Tag Archives: Labour

Keir Starmer ‘preparing successors’ Streeting, Nandy and Cooper for Labour leadership if he has to quit

Keir Starmer: he has bored most of us away from Labour and now he wants his boring friends to finish the job if he can’t.

It seems Keir Starmer is determined to steer Labour into disaster – from behind the scenes, if he has to.

After handing in his questionnaire about possible breaches of Covid-19 lockdown rules at an online campaigning event last year, it seems he has contacted the people he sees as potential successors, instructing them to prepare for a leadership contest.

These include Lisa Nandy, Yvette Cooper, and even Wes Streeting. God help the Labour Party if any of them get the top spot!

Apparently he has told friends, “I will not let our hard-won gains be squandered so we will need to be ready in the unlikely event that the worst comes to worst.”

What “hard-won gains”?

Under Starmer, Labour has haemorrhaged party members and, if it hasn’t lost seats, it has certainly failed to gain them. He has struggled to gain even a polling parity with the most overtly corrupt Tory prime minister of our lifetimes.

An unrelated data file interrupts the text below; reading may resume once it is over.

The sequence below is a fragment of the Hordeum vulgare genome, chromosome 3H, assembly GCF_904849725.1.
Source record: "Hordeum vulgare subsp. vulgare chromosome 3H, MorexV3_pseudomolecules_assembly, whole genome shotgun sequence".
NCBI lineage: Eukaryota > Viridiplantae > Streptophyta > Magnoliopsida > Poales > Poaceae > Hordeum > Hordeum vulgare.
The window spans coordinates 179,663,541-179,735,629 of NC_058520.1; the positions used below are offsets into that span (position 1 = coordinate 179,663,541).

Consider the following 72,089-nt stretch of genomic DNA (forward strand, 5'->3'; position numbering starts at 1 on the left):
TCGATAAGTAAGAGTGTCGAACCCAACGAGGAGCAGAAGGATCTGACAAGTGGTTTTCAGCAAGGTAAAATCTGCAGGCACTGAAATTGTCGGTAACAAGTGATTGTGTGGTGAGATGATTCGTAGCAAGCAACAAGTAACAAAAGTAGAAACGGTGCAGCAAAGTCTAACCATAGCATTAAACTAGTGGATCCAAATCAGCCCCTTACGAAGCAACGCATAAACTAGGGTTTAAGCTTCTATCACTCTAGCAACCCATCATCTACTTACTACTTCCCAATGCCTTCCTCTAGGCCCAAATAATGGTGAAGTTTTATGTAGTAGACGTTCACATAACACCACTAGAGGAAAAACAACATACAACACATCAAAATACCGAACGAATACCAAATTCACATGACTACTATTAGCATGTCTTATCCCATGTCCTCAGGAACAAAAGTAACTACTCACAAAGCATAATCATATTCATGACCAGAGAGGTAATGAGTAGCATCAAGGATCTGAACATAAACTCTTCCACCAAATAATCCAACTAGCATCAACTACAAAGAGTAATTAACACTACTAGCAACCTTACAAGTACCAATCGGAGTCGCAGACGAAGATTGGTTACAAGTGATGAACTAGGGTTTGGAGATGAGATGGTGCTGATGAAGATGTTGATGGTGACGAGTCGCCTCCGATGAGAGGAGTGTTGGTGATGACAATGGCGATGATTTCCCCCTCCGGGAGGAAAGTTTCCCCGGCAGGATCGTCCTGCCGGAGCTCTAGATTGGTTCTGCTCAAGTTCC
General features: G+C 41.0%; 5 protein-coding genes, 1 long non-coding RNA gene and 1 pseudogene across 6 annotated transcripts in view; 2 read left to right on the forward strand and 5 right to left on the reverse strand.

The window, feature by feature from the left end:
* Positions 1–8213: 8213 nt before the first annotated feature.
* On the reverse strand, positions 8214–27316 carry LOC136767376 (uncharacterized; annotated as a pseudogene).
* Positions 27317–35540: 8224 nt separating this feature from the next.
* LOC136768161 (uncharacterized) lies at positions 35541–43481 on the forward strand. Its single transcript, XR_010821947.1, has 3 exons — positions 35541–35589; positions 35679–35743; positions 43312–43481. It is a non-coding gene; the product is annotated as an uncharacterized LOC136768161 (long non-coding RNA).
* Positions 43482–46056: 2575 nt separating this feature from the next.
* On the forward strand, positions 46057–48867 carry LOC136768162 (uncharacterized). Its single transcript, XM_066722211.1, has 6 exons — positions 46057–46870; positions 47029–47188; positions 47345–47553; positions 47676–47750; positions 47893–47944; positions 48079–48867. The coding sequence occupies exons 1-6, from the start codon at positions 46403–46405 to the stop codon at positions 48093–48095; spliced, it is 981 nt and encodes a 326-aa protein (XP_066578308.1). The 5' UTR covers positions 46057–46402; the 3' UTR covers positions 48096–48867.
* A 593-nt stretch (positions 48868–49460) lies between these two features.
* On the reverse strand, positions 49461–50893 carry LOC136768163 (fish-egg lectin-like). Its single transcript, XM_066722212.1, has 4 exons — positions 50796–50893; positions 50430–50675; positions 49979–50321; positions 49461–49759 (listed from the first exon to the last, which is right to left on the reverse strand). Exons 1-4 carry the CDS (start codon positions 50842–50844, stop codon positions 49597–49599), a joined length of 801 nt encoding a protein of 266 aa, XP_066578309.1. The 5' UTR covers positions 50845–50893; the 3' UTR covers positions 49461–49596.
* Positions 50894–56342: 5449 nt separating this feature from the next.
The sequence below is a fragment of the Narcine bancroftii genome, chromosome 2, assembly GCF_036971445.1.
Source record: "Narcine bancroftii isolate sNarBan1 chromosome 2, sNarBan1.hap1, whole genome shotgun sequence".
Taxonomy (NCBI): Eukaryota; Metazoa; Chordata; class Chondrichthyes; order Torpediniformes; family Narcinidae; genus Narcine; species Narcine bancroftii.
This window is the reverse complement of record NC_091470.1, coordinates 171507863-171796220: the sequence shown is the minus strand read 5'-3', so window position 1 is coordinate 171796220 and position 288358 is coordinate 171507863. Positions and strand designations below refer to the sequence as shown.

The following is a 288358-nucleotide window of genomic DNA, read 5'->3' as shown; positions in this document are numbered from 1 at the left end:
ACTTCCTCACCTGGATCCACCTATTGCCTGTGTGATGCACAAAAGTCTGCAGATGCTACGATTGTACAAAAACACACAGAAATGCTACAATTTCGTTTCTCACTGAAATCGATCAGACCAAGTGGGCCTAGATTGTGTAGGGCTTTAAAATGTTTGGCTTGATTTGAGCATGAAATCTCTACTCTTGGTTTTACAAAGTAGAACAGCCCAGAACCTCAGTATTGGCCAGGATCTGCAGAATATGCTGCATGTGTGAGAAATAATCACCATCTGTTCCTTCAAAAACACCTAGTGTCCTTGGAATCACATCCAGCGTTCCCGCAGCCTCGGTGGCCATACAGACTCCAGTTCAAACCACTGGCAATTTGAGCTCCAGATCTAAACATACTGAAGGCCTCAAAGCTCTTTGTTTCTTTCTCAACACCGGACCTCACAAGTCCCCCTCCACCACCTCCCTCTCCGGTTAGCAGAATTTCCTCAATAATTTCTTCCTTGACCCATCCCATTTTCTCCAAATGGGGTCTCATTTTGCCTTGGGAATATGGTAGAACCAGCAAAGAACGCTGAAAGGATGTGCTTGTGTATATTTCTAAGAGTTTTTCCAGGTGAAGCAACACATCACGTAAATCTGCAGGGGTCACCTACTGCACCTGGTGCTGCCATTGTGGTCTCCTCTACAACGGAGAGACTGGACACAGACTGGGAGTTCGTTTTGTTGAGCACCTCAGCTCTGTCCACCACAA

Starmer’s time as Labour leader has been an abject failure. Any leadership by his anointed successors will certainly continue the trend.

Source: Keir Starmer ‘preparing successors’ for Labour leadership if he’s forced to quit

Are Tory Rwanda deportations part of a nasty election strategy?

Don’t believe the hype: these two are on the same side really.

Found on Twitter: here’s a thread that’s worth reading.

This Site has been making the same point for years, of course.

Of course, if Starmer is allied with the Tories on this issue, then is he really the man to lead the Opposition to them?

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Labour takes another poll lead based on Tory woes, not Starmer’s lying leadership

Boris Johnson and Keir Starmer: there are only liars in this image.

Who are these any-way-the-wind-blows mouthpieces the poll companies magically find every time they want to show a change in public opinion?